I Went On Vacation And All I Unpacked Was My Anxiety
I went to Sonoma County this past week. Sonoma County is a warm desert-y place that feels like the inside of a marigold sweater. Everything crunches when you walk. It’s dusty while still being lush--- bursting with primary colors and heat and breeze. The whole town is friendly without being off-putting, and when you walk the vineyards, everything smells yeasty and heady, like grape bread. It is bacchanal without the overt revelry, but the streets still flow with grapes.
I spent the few days I was there (for a beautiful wedding) wearing layers and biting soft cheeses and sipping oaky or dry or sweet wines. I felt almost quiet.
I especially loved seeing the mountains. I had never really seen them before, and that was what I loved about the week most of all: falling headfirst into things I had never seen before, up close.
Like I said, I felt almost quiet.
Going on vacation throws me a bit off--I like routines, I like my bed, I like the blanket comforts that both can give me. If you have anxiety like me, you probably know this feeling. We can hate the idea of new things, no matter how much we long for them. A conundrum. I want to bite at the new with fervor, I want my experiences to be wild and loose and leisurely: no checklists, no worry of timing, no watch needed, none of the thoughts I'm used to. Isn't this supposed to be about escape? But that is not me. It takes a long time for my body to adjust. I feel my way through, almost blindfolded, grasping at things that could feel familiar. I am scared of flying, sure, but it’s not just that. I am, of course, terrified of not being in control. I am scared of letting go, even if the thing I let go is fear.
The second day were were there, we went to a winery. We rode on a tractor to rows of grapes up close. We tried a white wine directly under the sun. It was lazy and a little decadent. I thought of the oven being left on at home, the laughter proving distant to more pressing brain matters. The places where they grow the grapes smell like manure, which the tour guide kept calling organic. And yet I thought of what I was saying, dissecting my own words like they were back notes to the pinots or cabs. I am always on the defensive. I drink the wine. I wonder if I am drinking it too fast, or I am laughing too loud, or if I am a lush. This is all very quietly aggressive, and it's something that comes with wearing the armor of an anxious person. The armor is hard but malleable, and people learn to approach it like they are approaching a trained but mean house cat. I can seem indifferent or cruel or timid, depending on the day. This comes out either by saying nothing at all to people, or never saying anything of importance. Reserved. Rude. Indifferent. Or maybe I just seem like a lot of fun: all fun and no depth. This comes out by starting a sentence and not finishing it, of retreating somewhere else, of starting a conversation and never letting it get too far. It comes with misinterpretation. It comes with a lot.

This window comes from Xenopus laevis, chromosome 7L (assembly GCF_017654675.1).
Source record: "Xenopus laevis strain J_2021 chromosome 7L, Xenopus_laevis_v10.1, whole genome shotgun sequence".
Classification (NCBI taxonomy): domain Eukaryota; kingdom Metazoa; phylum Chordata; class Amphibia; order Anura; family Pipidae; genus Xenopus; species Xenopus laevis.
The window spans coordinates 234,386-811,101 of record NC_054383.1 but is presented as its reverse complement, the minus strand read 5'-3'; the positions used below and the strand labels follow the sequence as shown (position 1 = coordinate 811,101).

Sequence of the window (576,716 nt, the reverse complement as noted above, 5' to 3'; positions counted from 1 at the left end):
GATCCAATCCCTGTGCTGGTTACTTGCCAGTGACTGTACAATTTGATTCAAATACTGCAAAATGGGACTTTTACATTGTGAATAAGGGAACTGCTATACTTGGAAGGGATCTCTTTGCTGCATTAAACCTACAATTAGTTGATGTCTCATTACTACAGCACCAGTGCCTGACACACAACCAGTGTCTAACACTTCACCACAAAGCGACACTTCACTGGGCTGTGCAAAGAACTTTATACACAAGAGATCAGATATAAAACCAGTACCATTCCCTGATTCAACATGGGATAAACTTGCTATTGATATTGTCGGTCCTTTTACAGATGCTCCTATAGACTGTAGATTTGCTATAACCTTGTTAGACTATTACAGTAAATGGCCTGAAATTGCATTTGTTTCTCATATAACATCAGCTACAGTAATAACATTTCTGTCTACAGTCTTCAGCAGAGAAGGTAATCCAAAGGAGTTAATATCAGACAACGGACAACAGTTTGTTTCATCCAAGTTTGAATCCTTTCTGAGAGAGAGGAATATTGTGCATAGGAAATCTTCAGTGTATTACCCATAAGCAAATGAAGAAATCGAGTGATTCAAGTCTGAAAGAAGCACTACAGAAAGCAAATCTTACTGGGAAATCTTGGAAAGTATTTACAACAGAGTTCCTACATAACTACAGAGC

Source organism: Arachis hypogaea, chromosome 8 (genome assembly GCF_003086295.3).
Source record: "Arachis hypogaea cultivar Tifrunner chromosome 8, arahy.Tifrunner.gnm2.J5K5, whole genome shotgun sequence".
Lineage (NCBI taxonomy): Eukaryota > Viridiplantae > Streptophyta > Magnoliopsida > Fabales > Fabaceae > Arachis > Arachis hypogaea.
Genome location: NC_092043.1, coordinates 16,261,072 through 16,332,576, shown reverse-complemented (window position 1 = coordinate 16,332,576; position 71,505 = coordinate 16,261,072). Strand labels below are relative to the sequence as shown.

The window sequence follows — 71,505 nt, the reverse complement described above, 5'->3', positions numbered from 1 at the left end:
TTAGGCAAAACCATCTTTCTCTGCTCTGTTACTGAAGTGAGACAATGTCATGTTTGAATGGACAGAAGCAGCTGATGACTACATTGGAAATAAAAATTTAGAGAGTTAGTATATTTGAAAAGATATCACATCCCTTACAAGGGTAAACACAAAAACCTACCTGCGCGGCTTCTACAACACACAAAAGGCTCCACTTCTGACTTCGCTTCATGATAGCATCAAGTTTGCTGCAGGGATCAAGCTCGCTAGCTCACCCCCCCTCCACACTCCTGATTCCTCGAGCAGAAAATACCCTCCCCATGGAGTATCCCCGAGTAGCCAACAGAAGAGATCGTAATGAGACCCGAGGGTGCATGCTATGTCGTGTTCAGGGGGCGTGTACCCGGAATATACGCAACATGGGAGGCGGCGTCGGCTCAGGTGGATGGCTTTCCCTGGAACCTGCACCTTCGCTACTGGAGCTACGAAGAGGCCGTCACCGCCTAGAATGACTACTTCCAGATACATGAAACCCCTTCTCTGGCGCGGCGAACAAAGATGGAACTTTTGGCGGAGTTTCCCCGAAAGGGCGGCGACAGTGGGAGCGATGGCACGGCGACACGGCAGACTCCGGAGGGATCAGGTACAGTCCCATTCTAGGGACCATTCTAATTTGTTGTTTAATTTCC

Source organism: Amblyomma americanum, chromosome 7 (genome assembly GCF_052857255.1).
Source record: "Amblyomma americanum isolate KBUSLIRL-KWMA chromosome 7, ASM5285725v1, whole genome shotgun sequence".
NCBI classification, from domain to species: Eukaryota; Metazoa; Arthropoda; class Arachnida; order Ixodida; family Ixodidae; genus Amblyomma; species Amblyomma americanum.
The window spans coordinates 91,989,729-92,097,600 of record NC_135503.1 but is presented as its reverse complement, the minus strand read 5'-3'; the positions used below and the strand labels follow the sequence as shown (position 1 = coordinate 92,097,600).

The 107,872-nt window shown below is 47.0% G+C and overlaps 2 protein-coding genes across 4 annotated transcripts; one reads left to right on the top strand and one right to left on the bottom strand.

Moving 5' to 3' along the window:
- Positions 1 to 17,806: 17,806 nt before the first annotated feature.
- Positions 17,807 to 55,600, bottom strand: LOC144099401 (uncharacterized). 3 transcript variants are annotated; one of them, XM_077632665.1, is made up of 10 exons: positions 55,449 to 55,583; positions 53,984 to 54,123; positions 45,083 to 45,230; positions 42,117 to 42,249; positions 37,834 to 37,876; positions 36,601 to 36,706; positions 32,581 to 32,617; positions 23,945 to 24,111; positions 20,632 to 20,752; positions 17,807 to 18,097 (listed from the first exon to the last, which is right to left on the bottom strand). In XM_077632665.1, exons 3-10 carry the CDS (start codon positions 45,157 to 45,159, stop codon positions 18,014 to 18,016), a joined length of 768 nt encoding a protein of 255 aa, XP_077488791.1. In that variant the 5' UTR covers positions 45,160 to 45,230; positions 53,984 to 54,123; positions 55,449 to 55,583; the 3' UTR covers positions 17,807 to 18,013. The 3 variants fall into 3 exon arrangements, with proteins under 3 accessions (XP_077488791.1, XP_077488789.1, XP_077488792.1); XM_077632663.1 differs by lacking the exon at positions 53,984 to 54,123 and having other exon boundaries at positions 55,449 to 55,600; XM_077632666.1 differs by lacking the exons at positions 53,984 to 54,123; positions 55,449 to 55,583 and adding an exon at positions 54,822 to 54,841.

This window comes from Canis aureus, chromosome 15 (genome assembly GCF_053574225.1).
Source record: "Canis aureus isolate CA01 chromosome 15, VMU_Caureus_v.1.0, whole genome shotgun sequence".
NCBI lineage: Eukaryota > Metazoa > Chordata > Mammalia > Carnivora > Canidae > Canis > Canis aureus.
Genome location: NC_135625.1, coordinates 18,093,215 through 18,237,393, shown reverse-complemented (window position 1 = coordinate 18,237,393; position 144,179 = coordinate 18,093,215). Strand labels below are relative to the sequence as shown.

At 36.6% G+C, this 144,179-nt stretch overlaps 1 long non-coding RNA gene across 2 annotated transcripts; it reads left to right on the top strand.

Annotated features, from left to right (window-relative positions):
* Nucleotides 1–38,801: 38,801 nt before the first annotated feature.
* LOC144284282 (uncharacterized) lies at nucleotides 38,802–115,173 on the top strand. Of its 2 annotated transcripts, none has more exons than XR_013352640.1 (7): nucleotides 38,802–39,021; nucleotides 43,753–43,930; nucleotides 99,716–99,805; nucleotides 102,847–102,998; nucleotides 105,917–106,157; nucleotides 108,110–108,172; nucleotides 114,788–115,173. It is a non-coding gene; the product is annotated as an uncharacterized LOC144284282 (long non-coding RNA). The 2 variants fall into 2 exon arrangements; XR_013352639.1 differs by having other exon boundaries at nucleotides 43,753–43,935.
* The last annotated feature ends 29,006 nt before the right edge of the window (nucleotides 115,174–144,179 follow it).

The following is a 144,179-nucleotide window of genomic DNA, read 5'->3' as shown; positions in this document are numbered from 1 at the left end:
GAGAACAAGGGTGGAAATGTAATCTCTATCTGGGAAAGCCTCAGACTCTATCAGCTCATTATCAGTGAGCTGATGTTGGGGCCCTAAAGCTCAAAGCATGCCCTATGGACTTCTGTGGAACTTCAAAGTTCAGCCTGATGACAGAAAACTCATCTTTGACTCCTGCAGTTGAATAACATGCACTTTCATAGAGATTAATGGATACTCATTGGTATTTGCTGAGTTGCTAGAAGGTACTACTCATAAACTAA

It comes with drinking the wine.
With anxiety, there is somebody always behind you, and the person is you, screaming all the things that you have to do or haven’t done or maybe should get to thinking about. I am always wondering if I will say the wrong kind of thing. I am always thinking about a million other things. I cannot be in the moment. I cannot be in the moment. I want to be in the moment. it comes out as a bit defensive.
On day 2.5 I decided to fight it. I always play games in my head, anyway. Sometimes it’s “hold your breath until the tour guide speaks again” or “sip this wine until you can taste the cherry they promised.” This time it was just:
RELAX. The game is to reeeeeeelaxxxxx.
Can you imagine the idea of relaxing when your brain is spinning as fast as it usually does? I am smack in the middle of Sonoma. I am in a wine cave that stays 65 degrees all year. I cannot think about what I will do next Tuesday, and if I’m being a good friend, and my upcoming credit card bill. I am in a wine cave. I am at a brewery. I am trying a delicious potato chowder. You can win this game if you just try to play it. It feels like walking slowly uphill, carrying a suitcase you get to sometimes throw things out of.
This time, I got lucky. My phone overheated and I turned it off for almost six hours. So I did. I had one less thing to distract myself with. The armor gave way. I had nothing to do but look at people, to talk a little more, to look at the wine stoppers that were in the shape of octopus, and to think about if that would be too heavy to bring home. All I could do was try, and to gather up the moments--every time I could hold one in my hand, it was a win. It’s not hard for others, I think, but it can be hard for me. I should not be so hard on myself because it is not always so hard on others.
I gathered up what I could: a cheese plate made from slate, a dance, grabbing hot sourdough bread with my fingers in a large van. They began to add up, but it was not always easy or simple, nor did it always work. I think I like talking about lot about my failures and successes because they often happen at the same time. A lot of victories come at another price. A lot of bad moments come from silver linings. I am not always the victor, but I try to be better. I cannot taste the cherry in this wine, but I try to be better at it. So vacations throw me for a loop? Dusty Sonoma was still beautiful. I will try to be there to taste it all. To relaaaaxxxx.
And in the end, while it wasn't perfect: I had still seen the mountains, up close.